The gender pay gap is one of the most important policy issues related to compensation.
For the uninitiated, the gender pay gap refers to women systematically earning less than men. The issue is not only a problem of pay discrimination (employers paying women less money than men for the same job), but a host of other differences between men and women in the labor force. For example, women are less likely to advance into leadership positions, and majority-female occupations tend to pay less than comparable occupations that are majority-male.
The data visualization below presents four aspects of the labor market over the past 10 years, split by gender.
The Gender Pay Gap Over Time
The first panel shows the controlled and uncontrolled gender pay gaps over time using data from PayScale’s Salary Survey. (If you want a broad overview of what the gender pay gap is, and why the controlled gap and uncontrolled gaps vary, check out our report, Inside the Gender Pay Gap.)
There has been some narrowing recently in the uncontrolled gender pay gap — though not much. In the past year, it increased from the typical woman earning $0.75 to the typical man’s dollar to the $0.77-0.78 range.
There has been even less movement in the controlled pay gap. It gets very narrow at the end of the recession in 2010-2011, but it looks like it has recently returned to pre-recession levels. Women still tend to earn a few cents less on the dollar, even when we consider the various other factors that lead to pay differentials.
Labor Market Trends
The other labor market trends we analyzed here tend to change slowly. First, the labor force is growing for both men and women after taking a significant hit in the Great Recession. Each group surpassed their pre-recession high in 2015.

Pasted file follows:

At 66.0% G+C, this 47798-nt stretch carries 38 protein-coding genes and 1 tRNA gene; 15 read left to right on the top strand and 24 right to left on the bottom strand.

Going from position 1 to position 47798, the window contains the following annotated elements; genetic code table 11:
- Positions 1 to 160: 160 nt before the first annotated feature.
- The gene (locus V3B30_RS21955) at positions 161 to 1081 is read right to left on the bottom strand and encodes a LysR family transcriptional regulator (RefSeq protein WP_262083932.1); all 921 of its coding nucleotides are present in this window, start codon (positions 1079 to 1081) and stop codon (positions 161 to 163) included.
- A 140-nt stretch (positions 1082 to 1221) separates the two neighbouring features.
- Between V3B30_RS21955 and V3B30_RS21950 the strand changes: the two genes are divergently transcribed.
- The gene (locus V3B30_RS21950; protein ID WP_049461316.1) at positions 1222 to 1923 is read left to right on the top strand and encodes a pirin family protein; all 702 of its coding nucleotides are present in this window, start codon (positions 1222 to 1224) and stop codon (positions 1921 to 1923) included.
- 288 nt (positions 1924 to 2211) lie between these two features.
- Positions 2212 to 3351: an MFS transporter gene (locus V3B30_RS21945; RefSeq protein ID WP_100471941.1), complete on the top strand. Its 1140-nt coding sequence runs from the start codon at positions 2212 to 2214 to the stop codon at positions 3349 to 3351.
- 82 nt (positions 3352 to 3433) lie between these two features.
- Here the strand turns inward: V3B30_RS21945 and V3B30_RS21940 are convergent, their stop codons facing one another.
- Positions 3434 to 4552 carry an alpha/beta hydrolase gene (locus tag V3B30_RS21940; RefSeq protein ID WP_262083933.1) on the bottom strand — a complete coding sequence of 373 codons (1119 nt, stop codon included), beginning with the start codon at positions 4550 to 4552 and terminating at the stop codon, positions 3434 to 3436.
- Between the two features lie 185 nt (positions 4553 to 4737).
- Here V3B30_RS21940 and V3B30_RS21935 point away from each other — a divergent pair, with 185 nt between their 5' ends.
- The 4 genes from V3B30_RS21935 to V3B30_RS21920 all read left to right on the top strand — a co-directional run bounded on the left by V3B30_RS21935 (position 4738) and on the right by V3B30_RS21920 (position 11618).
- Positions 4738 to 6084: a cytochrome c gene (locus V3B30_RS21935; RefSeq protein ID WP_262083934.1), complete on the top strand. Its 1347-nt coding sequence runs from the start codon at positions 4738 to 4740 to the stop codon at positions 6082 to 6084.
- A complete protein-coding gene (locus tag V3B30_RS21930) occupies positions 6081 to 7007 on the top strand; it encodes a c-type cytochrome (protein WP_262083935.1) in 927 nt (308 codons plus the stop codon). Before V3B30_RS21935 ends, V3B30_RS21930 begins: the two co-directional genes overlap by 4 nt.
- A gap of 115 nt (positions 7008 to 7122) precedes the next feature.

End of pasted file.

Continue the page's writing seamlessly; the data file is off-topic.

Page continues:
Second, labor force participation rates may be leveling off after a long period of decline. This statistic is the percentage of the population who are either working or looking for work. Economists debate whether this is a bad omen or simply reflects changing demographics. The decline was about one percentage point stronger for men than for women.
The gender makeup of the labor force has been fairly steady at around 56 percent men and 44 percent women for the past decade. The Great Recession saw women’s share of the workforce hit 45 percent, but it didn’t stay there. A recent study from Pew Research suggests that we may never see equal representation in the workforce.
How We Calculate the Gender Pay Gap
There are two essential ingredients in calculating the gender pay gap. The first is the salary data we collect on PayScale.com. Employees share their salary information in exchange for a report that shows them how their pay compares to similarly qualified workers in their region. The uncontrolled gap comes from comparing median female pay to median male pay from that survey data.
The controlled gap leverages our compensation model, which structures our data and allows us to predict how much someone should be paid, based on their job title, location, skills, etc. The model does not account for gender, so we compare how well the predictions do for men vs. women. What we find is that men tend to be paid slightly above and women slightly below the model predictions. The disparity in those predictions is what we use to calculate the controlled gender pay gap.
Tell Us What You Think
Have you seen evidence of the gender pay gap in your career? We want to hear from you. Tell us your thoughts in the comments or join the conversation on Twitter.